I asked: “Why generalise? Why judge of all women from Ariadne alone? The very struggle of women for education and sexual equality, which I look upon as a struggle for justice, precludes any hypothesis of a retrograde movement.”
But Shamohin scarcely listened to me and he smiled distrustfully. He was a passionate, convinced misogynist, and it was impossible to alter his convictions.
“Oh, nonsense!” he interrupted. “When once a woman sees in me, not a man, not an equal, but a male, and her one anxiety all her life is to attract me—that is, to take possession of me—how can one talk of their rights? Oh, don’t you believe them; they are very, very cunning! We men make a great stir about their emancipation, but they don’t care about their emancipation at all, they only pretend to care about it; they are horribly cunning things, horribly cunning!”
I began to feel sleepy and weary of discussion. I turned over with my face to the wall.
“Yes,” I heard as I fell asleep—“yes, and it’s our education that’s at fault, sir. In our towns, the whole education and bringing up of women in its essence tends to develop her into the human beast —that is, to make her attractive to the male and able to vanquish him. Yes, indeed”—Shamohiri sighed—“little girls ought to be taught and brought up with boys, so that they might be always together. A woman ought to be trained so that she may be able, like a man, to recognise when she’s wrong, or she always thinks she’s in the right. Instil into a little girl from her cradle that a man is not first of all a cavalier or a possible lover, but her neighbour, her equal in everything. Train her to think logically, to generalise, and do not assure her that her brain weighs less than a man’s and that therefore she can be indifferent to the sciences, to the arts, to the tasks of culture in general. The apprentice to the shoemaker or the house painter has a brain of smaller size than the grown-up man too, yet he works, suffers, takes his part in the general struggle for existence. We must give up our attitude to the physiological aspect, too—to pregnancy and childbirth, seeing that in the first place women don’t have babies every month; secondly, not all women have babies; and, thirdly, a normal countrywoman works in the fields up to the day of her confinement and it does her no harm. Then there ought to be absolute equality in everyday life. If a man gives a lady his chair or picks up the handkerchief she has dropped, let her repay him in the same way. I have no objection if a girl of good family helps me to put on my coat or hands me a glass of water—”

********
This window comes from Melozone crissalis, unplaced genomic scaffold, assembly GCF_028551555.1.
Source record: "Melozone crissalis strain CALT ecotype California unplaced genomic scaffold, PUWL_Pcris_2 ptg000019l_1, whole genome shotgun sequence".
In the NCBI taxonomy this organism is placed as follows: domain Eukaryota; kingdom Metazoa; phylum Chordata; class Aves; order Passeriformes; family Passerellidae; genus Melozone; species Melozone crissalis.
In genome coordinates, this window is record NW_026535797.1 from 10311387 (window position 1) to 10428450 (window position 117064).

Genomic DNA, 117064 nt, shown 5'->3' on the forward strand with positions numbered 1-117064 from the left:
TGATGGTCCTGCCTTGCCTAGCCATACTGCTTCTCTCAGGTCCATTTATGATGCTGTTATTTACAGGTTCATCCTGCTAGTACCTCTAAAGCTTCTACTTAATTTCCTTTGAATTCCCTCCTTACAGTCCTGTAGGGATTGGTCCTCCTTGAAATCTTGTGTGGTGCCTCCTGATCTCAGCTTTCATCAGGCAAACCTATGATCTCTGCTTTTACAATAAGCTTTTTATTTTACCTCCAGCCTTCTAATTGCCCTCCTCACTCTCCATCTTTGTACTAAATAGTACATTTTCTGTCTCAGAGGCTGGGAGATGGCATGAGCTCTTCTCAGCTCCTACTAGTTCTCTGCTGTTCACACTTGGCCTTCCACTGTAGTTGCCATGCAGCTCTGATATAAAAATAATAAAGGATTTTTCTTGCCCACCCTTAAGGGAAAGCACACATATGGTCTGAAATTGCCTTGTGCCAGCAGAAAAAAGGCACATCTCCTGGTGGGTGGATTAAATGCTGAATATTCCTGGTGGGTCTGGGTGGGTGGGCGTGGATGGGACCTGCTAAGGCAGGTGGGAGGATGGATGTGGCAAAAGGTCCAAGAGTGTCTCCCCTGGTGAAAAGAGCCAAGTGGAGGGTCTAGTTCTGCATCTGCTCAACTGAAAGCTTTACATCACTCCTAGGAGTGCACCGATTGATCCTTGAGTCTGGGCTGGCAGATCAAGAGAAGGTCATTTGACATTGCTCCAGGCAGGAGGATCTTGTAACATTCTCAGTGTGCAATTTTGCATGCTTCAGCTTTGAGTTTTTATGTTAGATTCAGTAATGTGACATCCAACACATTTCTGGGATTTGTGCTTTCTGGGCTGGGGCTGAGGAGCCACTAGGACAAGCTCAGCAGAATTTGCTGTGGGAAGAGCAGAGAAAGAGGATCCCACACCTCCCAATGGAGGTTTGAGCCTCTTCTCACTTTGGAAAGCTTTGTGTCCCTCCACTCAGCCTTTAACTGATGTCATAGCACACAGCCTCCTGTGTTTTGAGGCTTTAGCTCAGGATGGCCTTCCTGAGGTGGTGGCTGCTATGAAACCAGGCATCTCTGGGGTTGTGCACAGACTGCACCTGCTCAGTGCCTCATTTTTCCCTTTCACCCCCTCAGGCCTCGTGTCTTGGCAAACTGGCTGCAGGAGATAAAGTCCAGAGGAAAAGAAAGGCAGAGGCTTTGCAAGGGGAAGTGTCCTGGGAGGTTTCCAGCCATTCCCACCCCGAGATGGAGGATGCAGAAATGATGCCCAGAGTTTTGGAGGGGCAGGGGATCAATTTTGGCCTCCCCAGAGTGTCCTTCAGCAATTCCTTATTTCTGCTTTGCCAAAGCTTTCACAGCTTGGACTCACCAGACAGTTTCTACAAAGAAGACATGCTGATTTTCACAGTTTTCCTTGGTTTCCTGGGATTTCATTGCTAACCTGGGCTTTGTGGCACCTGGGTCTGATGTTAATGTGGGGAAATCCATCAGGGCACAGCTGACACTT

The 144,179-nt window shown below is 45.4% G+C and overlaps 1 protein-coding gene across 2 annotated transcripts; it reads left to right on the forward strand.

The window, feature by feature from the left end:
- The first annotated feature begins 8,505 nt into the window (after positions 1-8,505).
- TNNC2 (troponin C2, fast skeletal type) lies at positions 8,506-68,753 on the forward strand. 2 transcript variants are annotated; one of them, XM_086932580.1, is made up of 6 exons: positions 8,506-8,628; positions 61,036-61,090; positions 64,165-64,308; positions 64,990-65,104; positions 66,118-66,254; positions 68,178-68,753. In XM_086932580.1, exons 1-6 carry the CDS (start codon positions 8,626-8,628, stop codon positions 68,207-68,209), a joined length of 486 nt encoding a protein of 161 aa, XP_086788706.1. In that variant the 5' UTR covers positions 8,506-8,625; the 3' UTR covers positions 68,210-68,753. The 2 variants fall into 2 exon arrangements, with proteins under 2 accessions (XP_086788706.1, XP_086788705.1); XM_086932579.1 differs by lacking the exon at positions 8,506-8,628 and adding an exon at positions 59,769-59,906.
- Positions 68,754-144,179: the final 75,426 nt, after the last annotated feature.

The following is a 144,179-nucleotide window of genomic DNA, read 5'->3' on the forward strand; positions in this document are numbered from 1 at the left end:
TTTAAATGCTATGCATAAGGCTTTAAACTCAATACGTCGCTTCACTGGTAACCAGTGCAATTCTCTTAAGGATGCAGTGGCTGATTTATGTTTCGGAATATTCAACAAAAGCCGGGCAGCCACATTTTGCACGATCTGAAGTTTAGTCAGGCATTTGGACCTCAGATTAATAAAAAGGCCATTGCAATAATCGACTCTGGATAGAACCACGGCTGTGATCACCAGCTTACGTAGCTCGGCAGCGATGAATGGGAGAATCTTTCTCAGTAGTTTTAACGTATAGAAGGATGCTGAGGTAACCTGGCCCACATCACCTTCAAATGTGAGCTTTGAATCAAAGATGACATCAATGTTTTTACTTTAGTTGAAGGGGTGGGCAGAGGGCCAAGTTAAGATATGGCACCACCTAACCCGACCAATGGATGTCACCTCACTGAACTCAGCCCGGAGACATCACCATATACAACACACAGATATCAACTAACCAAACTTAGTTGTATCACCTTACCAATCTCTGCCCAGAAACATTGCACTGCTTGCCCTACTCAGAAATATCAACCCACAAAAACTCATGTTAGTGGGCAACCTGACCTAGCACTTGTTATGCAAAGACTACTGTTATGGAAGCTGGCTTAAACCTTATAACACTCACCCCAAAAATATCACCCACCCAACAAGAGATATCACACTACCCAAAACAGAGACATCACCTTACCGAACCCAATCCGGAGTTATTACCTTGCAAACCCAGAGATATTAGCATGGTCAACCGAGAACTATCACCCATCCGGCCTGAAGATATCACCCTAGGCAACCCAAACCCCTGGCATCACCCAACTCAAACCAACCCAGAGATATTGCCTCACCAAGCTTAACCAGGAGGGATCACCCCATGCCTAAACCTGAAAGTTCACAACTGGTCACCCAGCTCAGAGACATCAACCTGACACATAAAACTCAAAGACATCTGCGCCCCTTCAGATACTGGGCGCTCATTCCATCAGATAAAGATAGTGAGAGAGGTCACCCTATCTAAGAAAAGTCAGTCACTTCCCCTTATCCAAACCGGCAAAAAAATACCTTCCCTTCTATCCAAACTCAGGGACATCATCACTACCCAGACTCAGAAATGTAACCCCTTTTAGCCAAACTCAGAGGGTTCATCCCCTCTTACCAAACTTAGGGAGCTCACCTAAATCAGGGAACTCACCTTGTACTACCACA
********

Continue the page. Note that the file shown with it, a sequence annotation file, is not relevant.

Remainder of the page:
I heard no more, for I fell asleep.
Next morning when we were approaching Sevastopol, it was damp, unpleasant weather; the ship rocked. Shamohin sat on deck with me, brooding and silent. When the bell rang for tea, men with their coat-collars turned up and ladies with pale, sleepy faces began going below; a young and very beautiful lady, the one who had been so angry with the Customs officers at Volotchisk, stopped before Shamohin and said with the expression of a naughty, fretful child: